Installation and Finished Product
The back plate accepts the long screws via notches ground into the screws that lock into the oval holes. The holes removed from the plate allows for the socket screws on my X68 to poke through as well as clearing my surface mounted components on the back of the board.
With the Intel kit, you add the black spacers, and then the Intel legs, securing it all to the board with the ribbed nuts. The hardware sits well above the capacitors and caused no issues on either my 990FX or this board around the socket.
Spread you favorite thermal compound on the CPU, set the cooler on it, and grab the cross bar. To mount the cooler to the board, you just use the screw and spring system on the bar to secure the HAVIK 120. You will know when they are in all the way tight, NZXT designed then to run out of threads where the pressure is most beneficial.
As with most tower coolers, the HAVIK 120 does block one of the memory slots on my motherboard. It does however leave plenty of room for even really tall memory to sit in front of it. Getting the fan on and off is a bit tricky, but at least we can still get to the memory to remove it if we need to. If you have low profile memory, there will be no issues with clearance, but accessing that fourth stick will be a challenge.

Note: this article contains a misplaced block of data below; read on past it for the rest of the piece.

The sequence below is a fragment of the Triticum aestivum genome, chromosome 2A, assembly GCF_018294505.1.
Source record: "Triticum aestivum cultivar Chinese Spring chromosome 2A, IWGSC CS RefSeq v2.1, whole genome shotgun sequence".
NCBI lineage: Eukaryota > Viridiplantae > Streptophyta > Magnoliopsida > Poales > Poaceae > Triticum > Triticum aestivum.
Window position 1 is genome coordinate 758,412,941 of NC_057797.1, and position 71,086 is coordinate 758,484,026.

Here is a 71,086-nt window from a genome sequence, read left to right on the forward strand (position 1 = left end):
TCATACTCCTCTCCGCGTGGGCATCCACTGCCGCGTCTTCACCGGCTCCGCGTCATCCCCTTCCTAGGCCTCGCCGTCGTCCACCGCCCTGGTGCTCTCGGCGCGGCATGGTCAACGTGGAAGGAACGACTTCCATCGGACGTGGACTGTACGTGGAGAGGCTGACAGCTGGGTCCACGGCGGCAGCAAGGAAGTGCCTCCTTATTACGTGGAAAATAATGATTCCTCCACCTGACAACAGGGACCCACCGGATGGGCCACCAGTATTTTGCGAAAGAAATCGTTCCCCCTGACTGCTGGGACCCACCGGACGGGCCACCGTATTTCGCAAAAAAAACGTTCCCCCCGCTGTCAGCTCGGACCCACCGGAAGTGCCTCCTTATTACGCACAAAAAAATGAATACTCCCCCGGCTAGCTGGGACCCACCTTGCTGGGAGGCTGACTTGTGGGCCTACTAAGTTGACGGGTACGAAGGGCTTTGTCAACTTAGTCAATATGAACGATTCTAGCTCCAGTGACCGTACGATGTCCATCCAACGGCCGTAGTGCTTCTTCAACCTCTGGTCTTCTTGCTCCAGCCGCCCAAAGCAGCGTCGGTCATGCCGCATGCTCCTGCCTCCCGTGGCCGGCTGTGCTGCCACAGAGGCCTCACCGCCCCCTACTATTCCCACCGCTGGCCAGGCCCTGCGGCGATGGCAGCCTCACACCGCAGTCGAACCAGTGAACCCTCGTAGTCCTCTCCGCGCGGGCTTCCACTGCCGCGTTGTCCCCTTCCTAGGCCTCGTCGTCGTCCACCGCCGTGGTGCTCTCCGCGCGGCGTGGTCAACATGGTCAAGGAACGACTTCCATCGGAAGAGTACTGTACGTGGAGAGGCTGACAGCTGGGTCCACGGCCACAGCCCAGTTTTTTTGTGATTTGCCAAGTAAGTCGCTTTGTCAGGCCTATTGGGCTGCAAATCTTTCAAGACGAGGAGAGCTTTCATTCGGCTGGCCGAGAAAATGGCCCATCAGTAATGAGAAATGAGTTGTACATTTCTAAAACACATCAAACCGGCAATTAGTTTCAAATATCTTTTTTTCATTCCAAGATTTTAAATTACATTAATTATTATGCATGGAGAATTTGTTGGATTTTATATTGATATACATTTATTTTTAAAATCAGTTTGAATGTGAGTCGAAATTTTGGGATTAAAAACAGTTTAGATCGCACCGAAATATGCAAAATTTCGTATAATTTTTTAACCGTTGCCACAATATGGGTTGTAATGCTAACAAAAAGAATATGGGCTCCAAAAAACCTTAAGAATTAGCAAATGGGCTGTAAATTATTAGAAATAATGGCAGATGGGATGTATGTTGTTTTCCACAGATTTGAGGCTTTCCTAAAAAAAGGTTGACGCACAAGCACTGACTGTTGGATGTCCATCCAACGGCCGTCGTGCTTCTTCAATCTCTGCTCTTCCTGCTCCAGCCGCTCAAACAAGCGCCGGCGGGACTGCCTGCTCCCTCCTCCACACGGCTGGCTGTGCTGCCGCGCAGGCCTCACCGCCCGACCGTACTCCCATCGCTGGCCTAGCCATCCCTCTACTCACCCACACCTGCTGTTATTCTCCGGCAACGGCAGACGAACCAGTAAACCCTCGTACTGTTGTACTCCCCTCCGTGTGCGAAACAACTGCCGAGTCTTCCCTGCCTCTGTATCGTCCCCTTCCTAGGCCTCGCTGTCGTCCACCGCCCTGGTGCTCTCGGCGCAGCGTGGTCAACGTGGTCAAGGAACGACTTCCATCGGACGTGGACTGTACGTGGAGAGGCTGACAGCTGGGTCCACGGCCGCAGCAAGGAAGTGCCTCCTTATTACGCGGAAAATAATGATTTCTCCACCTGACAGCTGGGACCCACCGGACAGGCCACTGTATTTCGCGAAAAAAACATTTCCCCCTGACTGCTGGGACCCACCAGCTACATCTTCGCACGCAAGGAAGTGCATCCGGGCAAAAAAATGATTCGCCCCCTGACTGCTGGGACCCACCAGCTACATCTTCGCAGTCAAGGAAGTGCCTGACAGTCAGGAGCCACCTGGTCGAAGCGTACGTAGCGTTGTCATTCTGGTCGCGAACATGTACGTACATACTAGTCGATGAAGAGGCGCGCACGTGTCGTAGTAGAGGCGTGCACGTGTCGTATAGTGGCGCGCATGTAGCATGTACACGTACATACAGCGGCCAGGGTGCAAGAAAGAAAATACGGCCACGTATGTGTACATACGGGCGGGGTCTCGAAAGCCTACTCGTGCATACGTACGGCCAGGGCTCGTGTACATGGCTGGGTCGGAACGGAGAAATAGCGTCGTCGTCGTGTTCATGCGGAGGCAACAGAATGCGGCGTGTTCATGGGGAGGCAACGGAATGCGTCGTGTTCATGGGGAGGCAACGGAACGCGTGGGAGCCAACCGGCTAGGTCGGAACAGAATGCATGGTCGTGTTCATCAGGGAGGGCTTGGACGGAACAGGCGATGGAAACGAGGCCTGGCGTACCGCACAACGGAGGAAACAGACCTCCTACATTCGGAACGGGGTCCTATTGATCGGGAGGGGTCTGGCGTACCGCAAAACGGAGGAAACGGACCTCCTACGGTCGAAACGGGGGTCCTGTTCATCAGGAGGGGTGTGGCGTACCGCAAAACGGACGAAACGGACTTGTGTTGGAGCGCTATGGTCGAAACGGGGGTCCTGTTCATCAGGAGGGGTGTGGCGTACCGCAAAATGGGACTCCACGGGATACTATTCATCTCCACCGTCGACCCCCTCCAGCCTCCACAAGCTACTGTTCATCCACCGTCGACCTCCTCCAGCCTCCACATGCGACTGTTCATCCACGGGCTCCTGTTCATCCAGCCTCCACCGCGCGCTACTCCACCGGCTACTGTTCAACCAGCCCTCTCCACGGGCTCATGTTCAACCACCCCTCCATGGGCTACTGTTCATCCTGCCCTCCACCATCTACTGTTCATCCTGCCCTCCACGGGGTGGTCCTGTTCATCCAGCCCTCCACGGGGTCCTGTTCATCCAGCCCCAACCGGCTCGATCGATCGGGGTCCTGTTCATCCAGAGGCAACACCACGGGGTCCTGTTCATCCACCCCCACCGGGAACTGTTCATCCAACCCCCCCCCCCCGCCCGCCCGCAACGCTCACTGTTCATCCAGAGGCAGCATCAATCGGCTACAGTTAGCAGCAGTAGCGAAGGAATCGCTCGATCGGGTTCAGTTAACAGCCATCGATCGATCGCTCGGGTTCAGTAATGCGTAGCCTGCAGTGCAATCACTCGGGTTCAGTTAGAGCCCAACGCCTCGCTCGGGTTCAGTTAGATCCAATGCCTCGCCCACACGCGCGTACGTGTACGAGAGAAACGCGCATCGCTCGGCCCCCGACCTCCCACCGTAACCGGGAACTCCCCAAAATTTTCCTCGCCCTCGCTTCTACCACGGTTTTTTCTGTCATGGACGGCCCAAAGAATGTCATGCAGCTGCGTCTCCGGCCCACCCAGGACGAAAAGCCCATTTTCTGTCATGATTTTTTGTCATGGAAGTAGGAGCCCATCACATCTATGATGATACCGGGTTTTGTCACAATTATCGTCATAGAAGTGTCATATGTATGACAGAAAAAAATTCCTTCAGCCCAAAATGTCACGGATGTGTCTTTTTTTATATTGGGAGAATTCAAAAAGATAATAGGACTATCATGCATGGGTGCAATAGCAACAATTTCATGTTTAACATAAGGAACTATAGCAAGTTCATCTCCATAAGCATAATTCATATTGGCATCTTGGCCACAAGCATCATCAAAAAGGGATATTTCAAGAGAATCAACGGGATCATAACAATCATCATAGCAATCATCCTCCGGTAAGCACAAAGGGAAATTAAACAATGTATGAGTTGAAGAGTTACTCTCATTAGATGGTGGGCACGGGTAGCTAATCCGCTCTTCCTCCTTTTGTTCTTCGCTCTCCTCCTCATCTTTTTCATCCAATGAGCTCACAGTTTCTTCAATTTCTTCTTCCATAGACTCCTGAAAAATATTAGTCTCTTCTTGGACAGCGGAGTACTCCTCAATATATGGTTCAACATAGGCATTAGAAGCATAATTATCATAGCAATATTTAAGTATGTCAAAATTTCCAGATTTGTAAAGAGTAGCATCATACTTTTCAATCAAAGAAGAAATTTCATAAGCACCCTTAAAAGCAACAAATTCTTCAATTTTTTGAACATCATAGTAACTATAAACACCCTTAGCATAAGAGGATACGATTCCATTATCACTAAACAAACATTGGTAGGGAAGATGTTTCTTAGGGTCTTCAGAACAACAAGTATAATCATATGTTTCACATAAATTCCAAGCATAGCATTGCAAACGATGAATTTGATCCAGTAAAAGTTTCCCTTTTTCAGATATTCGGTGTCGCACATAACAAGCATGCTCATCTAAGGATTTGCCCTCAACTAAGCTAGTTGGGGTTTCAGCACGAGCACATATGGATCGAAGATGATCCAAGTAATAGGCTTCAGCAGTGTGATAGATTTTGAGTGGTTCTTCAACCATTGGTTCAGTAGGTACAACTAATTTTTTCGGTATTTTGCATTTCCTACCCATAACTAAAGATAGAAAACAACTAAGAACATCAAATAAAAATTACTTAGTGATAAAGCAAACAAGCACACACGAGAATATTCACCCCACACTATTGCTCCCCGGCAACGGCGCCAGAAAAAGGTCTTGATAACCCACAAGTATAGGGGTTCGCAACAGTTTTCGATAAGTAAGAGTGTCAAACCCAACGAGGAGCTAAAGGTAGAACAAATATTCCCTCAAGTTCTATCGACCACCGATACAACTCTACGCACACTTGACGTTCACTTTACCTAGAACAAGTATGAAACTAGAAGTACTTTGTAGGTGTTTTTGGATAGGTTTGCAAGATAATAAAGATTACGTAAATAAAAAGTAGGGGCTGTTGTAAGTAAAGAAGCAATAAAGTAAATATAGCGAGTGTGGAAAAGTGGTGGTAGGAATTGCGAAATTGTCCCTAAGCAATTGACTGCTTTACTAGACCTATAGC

The cooler is still the normal size for a 120mm tower cooler, but it does seem to appear thinner than even the HAVIK140. Installed on the board you also still have access to plug in the 8-pin EPS cable.
This image is just to end on a good note and supply an image to ponder as you see how well it performs and while reading my thoughts on the HAVIK 120 from NZXT.
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- Page 1 [Introduction]
- Page 2 [Specifications, Availability and Pricing]
- Page 3 [The Packaging]
- Page 4 [The NZXT HAVIK 120 CPU Cooler]
- Page 5 [Accessories and Documentation]
- Page 6 [Installation and Finished Product]
- Page 7 [Test System & Thermal Results]
- Page 8 [Noise Level Results]
- Page 9 [Final Thoughts]
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